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What Does It Mean To Me? - Creating it, not finding it...

Updated: Sep 24

As I work primarily with existential therapy in practice, I thought I would write some short articles on some of the common existential themes I work with. For this article, it was a no-brainer to start with one of the most prominent and salient concepts I encounter, that of ‘meaning’.


Existential thought for the most part says that we are ‘meaning making’ individuals who have the choice and responsibility to live authentically guided by the meaning we create in our lives. The meaning we create may also help explain our individual differences in reactions to adverse events or circumstances. Loss or questioning of meaning may also play a part in some of the distress we feel as we struggle to identify a purpose or meaning for our place in this world at certain times.


What am I doing? Am I doing it right?


Some days, we just wake up and ask ourselves some pretty difficult questions about where we are in life and we’re not really sure of the answer…. Or even how to obtain that answer.


But we’re not going to dig deep into those kind of questions now, but I feel it might be good to look at a pretty basic example of how we can ascribe meaning to small events in our lives and how that can influence our perception of ourselves, our situation and the choices we subsequently make. The meaning we ascribe to our lives and the events and facets within it can certainly have a major impact on our experience of them and in turn, how we proceed now and into the future.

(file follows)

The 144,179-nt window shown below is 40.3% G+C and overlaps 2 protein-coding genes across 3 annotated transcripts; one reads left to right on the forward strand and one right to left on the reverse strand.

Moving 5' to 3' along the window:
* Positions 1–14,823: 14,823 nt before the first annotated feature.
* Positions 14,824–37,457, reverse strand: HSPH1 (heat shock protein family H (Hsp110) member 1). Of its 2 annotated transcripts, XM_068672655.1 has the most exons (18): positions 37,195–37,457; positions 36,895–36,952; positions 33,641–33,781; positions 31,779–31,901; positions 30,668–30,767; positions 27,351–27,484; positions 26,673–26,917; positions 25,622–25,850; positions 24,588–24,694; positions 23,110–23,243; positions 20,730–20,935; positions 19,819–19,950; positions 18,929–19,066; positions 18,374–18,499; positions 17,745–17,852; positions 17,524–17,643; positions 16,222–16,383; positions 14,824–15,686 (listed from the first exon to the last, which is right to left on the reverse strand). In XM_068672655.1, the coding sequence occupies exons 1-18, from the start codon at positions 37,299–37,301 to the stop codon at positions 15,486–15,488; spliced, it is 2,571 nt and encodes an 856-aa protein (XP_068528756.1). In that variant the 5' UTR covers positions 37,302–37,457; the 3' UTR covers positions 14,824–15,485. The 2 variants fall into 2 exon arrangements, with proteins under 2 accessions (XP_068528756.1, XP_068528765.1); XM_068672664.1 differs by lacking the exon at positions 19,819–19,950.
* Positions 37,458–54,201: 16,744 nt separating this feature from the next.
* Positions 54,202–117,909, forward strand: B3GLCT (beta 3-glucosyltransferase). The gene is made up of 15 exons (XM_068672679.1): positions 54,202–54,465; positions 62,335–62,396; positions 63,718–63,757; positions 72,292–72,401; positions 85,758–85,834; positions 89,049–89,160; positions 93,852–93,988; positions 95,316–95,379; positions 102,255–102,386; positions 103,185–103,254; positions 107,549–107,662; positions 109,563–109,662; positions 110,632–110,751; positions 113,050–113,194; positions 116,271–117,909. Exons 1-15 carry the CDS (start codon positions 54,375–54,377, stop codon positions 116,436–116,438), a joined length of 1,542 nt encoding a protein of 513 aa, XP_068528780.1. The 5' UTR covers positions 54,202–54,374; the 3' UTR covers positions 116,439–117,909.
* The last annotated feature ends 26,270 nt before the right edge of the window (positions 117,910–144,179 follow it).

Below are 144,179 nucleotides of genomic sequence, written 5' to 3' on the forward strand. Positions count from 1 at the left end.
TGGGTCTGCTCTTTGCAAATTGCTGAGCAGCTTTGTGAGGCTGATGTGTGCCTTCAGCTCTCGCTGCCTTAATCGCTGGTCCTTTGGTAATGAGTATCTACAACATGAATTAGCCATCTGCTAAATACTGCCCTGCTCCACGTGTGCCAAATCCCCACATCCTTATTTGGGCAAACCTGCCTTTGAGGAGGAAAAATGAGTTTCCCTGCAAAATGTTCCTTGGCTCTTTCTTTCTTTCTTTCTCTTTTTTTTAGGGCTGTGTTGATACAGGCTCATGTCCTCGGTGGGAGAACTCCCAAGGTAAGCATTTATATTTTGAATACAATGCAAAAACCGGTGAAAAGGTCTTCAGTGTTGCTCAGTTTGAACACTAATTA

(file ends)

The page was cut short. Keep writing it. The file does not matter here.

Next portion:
How?


Because meaning is motivational… it gives us a reason why.



A very simple example of this can be explained through highlighting the difference in experience between two people who fail an entrance exam into a profession they have been working hard to get into.


If the first person (we’ll call Bob) was to speak of himself as a failure, a hopeless person, and considered all of his hours of hard work to be a waste, the meaning he has ascribed to himself and his situation would probably see his motivation to continue on this path diminish. This in turn could possibly lead to Bob turning his back on his dream profession and searching for an alternative path, even against his inner wants and wishes. In a bigger picture context this could seem like a pretty big decision for him to make on the back of what may really only be a pretty minor setback. His meaning is “I am not good enough because I failed, I mustn’t be cut-out for this”.



Ok, so person number two (we’ll call Jack) has also failed but instead of considering this a failure, he has a passion to work in this profession and considers this event merely a roadblock, something he needs to work through. As you can see, this is an entirely different outlook on the same event although as you may have also noticed, one that allows room for growth, learning and motivation to continue on his desired path.


Jack does not dismiss the event or the result, but rather integrates it into his experience and allows himself to move forward. He may choose to hit the books harder, get some extra tuition and prepare more diligently for the next intake and give himself an improved chance of making it through. His meaning is “I was not good enough this time, but this is simply a setback and I know there are things I can do to fix this”



Now as I said, this was an extremely general and basic example but I’m sure you can see how powerful our meaning making can be and also, how much power and responsibility resides in our choices. This really is about you, your life and your journey…


If you feel you are experiencing a stuck-point, life transition or lack of meaning and would like some support from AHRLEE Counselling, you can make an appointment with me here or by calling 0481 291 132.


All the best everyone and take care.


Greg

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